All is not well at the City University of New York’s Medgar Evers College (MEC).
It’s clear that things are very much amiss at the city’s only predominantly Black college. In fact, anyone walking through the corridors, which were once alive with engaged students, will readily notice the ghost-town-like appearance in the halls.
Gone are the bulletin boards which adorned the walls, populated with announcements of student achievement, and opportunities for student participation.
The commumnity-based MEC Coalition for Academic Excellence took its concerns to Albany Monday, Feb. 28, 2011 at the recent 40th Annual Black and Puerto Rican and Asian Legislative Caucus and made a big showing, placing their concerns at the doorstep of the elected officials.
Armed with petitions, flyers, parent, student and educator support, members of the coalition spoke individually and collectively with elected officials in regards to “egregious acts” that have been lodged against the college, which has a significant student body of Caribbean parentage.
At the center of the controversy is newly selected president, William Pollard — who was chosen to replace Edison Jackson, who retired after 20 years of successfully leading and expanding the college from a near failure to one of immeasurable success, and his hand-picked provost, Howard Johnson.
For the Albany rally, the coalition sponsored a bus with students from the college, in an effort to put on a dog-and-pony show, to persuade the officials that they were doing the right thing. However, their efforts fell far short of their mark, despite a well crafted speech delivered by State Sen. Eric Adams on their behalf.
Coalition members say, however that although Adams’ support of academic excellence is laudable, his speech, though did not assuage the fact that Pollard and Johnson have eviscerated several essential programs that were part and parcel of what made Medgar Evers such a great success.
Such programs included the Center for NU Leadership, started by Dr. Divine Pryor and recruited on to the campus as an integral part of their outreach by Dr. Jackson; and the DuBois Bunche Institute, founded and fostered by former Assemblymember Roger Green, Congressman Major Owens, among others, which were both ousted from the campus.
The MEC Coalition questions the purpose of the termimations and needs to know what did the termination of these programs have to do with academic excellence?
Additionally, MEC had the only Black Think Tank on campus, comprised of historical figures, entrepreneurs, political leaders, formerly elected officials, all of whom were drawing cards for other programs and funding sources.
On the subject of academic excellence, members oc the coalition wonder what the rationale could have been for curtailing open enrollment for students who were aspiring to new career goals. Congressman Owens, who was part of the original group that supported the establishment of the college, reminds us that the premise of the school was based on the concept of COMMUNIVERSITY. And that there were several contracts drawn between the community and the CUNY bigwigs that have since been thrown under the bus.
Line In The Sand
Albany became the line drawn in the sand. At a Feb. 19 meeting, members of the New York State Assembly’s Legislative Causus came to hear the concerns of the MEC Coalition, and left determined that there would be no additional funding or other concessions until things were rectified at the campus.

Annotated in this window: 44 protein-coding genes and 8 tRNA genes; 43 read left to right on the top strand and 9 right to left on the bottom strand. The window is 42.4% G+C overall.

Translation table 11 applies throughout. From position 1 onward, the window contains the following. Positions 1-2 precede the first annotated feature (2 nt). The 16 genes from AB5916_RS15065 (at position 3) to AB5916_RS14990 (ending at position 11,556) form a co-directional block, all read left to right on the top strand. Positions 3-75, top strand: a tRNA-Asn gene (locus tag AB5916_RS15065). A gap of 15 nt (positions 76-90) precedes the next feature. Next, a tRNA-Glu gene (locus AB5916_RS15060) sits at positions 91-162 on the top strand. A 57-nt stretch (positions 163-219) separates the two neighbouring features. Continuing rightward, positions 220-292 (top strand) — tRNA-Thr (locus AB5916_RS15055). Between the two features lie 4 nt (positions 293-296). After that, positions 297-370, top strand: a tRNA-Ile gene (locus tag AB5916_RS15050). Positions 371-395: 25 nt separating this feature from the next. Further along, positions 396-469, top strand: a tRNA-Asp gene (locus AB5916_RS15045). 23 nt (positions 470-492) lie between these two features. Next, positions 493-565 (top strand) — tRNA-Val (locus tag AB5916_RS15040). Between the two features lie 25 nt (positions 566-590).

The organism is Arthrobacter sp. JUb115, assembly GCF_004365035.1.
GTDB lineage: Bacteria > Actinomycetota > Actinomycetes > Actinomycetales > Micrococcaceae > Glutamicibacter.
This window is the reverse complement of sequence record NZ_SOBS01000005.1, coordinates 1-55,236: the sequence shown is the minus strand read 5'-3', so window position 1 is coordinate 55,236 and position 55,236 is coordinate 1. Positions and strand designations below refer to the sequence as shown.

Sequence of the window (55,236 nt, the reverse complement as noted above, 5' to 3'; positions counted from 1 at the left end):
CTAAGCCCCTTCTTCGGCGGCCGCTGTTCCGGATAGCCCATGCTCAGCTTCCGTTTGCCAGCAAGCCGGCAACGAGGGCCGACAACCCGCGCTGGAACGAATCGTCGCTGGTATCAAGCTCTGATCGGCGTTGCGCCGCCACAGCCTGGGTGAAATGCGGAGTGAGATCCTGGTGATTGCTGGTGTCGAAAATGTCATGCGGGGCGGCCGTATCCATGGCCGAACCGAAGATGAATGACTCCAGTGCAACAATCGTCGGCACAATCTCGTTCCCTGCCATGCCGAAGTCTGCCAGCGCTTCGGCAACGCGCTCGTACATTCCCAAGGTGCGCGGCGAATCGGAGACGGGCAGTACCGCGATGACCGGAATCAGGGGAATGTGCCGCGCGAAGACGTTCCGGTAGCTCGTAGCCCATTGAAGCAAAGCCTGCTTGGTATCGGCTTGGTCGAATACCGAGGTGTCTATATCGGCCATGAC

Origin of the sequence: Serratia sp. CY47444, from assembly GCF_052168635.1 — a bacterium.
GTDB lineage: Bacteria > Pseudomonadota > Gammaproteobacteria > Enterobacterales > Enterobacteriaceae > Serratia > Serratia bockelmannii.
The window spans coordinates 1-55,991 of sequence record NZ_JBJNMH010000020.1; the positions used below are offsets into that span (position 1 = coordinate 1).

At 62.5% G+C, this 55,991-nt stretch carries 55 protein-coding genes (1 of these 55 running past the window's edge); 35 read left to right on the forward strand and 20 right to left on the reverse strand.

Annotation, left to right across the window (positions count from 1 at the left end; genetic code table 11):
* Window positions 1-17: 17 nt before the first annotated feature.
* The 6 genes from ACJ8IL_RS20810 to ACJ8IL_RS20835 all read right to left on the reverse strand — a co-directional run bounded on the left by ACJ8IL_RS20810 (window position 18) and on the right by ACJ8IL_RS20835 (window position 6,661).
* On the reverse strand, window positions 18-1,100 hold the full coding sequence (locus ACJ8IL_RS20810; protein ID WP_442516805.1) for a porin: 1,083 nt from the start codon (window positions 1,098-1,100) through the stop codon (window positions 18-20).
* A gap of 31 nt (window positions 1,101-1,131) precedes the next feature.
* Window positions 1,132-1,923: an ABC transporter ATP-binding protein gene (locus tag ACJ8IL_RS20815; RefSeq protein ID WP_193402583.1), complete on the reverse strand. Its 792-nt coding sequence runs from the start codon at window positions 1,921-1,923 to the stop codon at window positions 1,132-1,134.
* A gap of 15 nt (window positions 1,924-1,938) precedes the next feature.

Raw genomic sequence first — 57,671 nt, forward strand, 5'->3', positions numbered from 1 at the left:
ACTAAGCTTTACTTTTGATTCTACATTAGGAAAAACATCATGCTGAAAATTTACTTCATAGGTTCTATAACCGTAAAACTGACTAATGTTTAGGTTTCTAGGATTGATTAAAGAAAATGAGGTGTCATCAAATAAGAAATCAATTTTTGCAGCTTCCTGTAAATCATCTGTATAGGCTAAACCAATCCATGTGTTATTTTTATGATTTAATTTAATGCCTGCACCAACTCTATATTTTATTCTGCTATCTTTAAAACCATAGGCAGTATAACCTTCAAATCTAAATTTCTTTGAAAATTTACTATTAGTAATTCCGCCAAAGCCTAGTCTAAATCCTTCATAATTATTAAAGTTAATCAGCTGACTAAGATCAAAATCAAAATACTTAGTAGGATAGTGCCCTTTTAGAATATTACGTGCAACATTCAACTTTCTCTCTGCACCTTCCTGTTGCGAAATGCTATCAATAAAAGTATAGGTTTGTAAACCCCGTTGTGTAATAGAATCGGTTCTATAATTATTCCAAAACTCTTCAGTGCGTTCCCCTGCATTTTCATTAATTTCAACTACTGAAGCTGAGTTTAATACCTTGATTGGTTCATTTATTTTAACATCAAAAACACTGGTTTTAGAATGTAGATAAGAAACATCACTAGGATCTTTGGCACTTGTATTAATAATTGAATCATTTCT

Chancellor Goldstein, who coalition members say backs Pollard and Johnson, has taken out full page ads in predominantly African American papers trying to thwart the growing discontent among the faculty, staff, and community.
The Amsterdam News recently ran a headline stating the students at Medgar Evers College were “clueless” about what was transpiring at the campus. The facts, however, are that the student organizations have been threatened with funding cuts if they participate in, or evidence any concern about the new regime, which MEC Coalition members say has “largely targeted them for extinction, while simultaneously looking to replace them with students outside the boundaries of the Brooklyn community” from which a large majority of the student body originates.
A more telling problem, coalition members point out, is that the administration is actually looking to supplant the New York student body completely by giving priority to foreign students who are coming in from other countries and paying high prices to attend CUNY schools, while the neighborhood gets priced out of the market.
As it is, prices have crept up for education at our city “owned” university over the past few decades, with students who would otherwise have the right to a free education, paying almost as much as they would to go to a private college or university, coalition members say.
In spite of that factor, the CUNY system is constantly crying broke, leaving members of the Medgar Evers community coalition to wonder who is monitoring their budgets.
Medgar Evers was, for all intents and purposes, not supposed to succeed, members of the MEC Coalition claim.
“In fact, the first four presidents prior to the hiring of Edison Jackson, were major disasters. It was as if the CUNY higher ups were deliberately picking miscreants, who were clueless about the mission and intent of the college, which was named after slain Civil Rights leader, Medgar Wiley Evers
“The appointment of the current president is reminiscient of the earlier selections who had no understanding or concern for the community; had little respect for or alliegience to the faculty and staff, and were largely there as place holders while the school slowly declined,” they say.
Their message to the community is:
“You are the people with the power; this is your community; Medgar Evers came about as the result of your efforts. Stand up, be seen, be heard, be counted, be respected.”